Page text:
Furthermore, the way WEEE is generally recycled is not very closed loop.  Current WEEE recycling techniques can lose up to 75% of the gold used in electronics and we estimate that over one tonne of gold is landfilled in the UK each year.  A tonne of gold is worth around £25 million at today’s prices.  Gold is just one of the valuable materials we are wasting in this way. We will be publishing a report later this year showing just what happens to all the valuable resource tied up in electrical and electronic equipment. As we expect the UK to generate around 12 million tonnes of electronic waste between now and 2020, this will be very important.

A more circular approach would mean more reuse and better recycling of WEEE.  It would also involve designing electrical goods to last longer, to be more repairable and to be easier to recover valuable materials from when they are recycled. There are clear savings to be made – we estimate that product returns due to failure currently cost UK retailers and brands around £400 million per year, for example. New models also offer opportunities: to build brand value, improve customer satisfaction and develop new markets.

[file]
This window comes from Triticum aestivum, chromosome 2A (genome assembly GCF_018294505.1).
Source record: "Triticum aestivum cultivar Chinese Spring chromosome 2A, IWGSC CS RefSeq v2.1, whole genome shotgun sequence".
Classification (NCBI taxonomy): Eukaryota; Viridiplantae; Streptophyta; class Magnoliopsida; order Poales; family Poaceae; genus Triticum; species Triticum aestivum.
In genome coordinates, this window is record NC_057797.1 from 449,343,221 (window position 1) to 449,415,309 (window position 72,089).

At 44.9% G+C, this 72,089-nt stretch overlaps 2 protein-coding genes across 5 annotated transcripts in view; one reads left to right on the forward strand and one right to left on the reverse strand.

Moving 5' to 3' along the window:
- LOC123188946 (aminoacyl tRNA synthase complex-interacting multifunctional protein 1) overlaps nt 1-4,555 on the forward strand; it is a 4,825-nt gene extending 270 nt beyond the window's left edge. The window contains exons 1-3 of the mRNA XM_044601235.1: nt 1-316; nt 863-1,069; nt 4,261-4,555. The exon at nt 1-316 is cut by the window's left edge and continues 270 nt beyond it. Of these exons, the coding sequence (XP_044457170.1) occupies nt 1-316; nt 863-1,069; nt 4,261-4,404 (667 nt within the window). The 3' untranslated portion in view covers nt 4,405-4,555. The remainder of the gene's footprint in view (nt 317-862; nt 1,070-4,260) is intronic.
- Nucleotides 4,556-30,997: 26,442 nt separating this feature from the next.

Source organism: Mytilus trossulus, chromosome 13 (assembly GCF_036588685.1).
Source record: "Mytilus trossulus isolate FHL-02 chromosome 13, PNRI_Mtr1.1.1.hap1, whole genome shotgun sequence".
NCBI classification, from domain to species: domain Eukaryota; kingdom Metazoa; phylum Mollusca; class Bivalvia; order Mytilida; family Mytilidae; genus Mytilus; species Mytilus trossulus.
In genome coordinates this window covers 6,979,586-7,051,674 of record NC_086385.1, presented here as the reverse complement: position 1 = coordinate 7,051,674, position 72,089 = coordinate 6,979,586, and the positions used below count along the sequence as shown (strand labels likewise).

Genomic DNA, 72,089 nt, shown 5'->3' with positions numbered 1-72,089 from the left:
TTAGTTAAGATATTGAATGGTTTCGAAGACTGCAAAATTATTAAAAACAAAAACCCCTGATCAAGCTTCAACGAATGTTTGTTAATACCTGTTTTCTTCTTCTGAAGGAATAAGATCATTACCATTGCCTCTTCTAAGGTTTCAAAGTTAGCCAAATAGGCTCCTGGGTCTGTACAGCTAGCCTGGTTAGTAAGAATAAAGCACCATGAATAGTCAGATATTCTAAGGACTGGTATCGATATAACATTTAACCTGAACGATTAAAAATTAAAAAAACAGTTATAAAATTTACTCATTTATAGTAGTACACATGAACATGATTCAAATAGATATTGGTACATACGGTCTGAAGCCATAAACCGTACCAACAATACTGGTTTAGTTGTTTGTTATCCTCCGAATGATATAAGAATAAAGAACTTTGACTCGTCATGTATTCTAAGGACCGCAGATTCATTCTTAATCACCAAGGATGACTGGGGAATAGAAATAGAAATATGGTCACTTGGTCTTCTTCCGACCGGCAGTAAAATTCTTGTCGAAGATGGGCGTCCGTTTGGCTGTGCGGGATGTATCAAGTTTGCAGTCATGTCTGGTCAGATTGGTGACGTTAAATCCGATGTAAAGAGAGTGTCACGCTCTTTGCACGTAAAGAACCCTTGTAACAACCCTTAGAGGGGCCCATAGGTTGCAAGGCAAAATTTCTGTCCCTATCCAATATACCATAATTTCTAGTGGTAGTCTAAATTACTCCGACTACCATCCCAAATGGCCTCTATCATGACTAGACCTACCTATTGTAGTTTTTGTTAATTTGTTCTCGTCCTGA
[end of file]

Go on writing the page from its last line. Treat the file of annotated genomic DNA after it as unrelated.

I was particularly impressed when I visited Environcom in Grantham recently.  I saw a very impressive operation aimed at maximising the reuse potential of electrical and electronic goods.  Washing machines were being stripped down, repaired, meticulously cleaned and tested ready for reuse. The result was clean, refurbished used washing machines ready for sale.  They are even offered with a guarantee.  I looked at one Bosch machine that I would have happily had in my home – it looked new, had a guarantee and was being despatched with reusable packaging.  It wasn’t just washing machines though – fridges, driers, TVs and a range of consumer electronics. I really felt I was seeing the circular economy in action.